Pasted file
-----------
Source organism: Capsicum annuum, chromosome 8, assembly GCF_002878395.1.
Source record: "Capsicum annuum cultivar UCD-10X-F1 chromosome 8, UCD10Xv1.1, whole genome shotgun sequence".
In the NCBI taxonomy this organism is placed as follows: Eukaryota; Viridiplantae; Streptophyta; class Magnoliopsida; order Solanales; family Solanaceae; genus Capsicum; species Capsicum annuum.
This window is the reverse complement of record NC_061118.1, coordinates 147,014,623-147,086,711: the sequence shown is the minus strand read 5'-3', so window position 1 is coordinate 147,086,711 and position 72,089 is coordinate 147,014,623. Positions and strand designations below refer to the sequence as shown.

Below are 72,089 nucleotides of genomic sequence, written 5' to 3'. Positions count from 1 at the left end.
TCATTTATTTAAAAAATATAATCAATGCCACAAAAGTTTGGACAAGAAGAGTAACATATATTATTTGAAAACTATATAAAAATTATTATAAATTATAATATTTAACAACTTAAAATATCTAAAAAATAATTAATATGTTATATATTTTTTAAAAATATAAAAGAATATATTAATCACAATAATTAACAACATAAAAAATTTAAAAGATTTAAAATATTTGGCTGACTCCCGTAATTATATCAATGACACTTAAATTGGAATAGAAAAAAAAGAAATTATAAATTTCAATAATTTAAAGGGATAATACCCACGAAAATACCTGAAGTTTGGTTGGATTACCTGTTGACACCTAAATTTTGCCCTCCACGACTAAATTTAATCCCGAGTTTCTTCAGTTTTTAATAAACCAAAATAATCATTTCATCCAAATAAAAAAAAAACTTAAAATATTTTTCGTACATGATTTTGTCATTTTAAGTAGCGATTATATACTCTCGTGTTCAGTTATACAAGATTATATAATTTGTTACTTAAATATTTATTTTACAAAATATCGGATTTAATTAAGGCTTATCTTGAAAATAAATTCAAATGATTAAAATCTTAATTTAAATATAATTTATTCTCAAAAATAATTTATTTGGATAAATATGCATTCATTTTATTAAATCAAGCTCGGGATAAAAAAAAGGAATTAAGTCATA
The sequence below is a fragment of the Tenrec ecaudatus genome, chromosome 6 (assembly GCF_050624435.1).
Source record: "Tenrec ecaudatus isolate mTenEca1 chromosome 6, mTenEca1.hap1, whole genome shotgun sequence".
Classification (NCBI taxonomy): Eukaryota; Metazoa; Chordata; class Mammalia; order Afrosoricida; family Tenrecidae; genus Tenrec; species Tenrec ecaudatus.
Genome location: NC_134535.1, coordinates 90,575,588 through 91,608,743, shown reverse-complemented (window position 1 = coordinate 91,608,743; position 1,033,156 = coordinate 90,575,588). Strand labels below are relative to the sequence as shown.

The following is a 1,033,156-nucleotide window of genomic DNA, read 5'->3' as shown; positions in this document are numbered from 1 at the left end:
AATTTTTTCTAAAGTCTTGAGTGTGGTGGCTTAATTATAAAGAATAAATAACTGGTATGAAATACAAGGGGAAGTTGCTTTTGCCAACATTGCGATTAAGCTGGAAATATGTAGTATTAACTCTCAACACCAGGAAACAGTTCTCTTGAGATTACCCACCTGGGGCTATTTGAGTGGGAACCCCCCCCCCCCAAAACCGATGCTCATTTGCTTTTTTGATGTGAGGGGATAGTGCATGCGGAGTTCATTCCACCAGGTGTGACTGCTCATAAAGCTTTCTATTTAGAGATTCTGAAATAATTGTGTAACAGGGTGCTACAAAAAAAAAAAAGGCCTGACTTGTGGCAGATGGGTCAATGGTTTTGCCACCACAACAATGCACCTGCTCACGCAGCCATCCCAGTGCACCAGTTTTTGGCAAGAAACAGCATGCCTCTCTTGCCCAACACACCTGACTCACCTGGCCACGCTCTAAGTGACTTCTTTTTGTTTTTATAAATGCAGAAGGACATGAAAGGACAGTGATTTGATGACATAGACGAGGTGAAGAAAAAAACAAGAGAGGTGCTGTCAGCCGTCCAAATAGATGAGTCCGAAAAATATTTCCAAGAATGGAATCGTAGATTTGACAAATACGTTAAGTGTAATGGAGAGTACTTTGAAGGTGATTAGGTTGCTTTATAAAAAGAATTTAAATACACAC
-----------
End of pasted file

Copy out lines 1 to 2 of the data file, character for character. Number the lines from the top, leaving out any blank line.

Source organism: Capsicum annuum, chromosome 8, assembly GCF_002878395.1.
Source record: "Capsicum annuum cultivar UCD-10X-F1 chromosome 8, UCD10Xv1.1, whole genome shotgun sequence".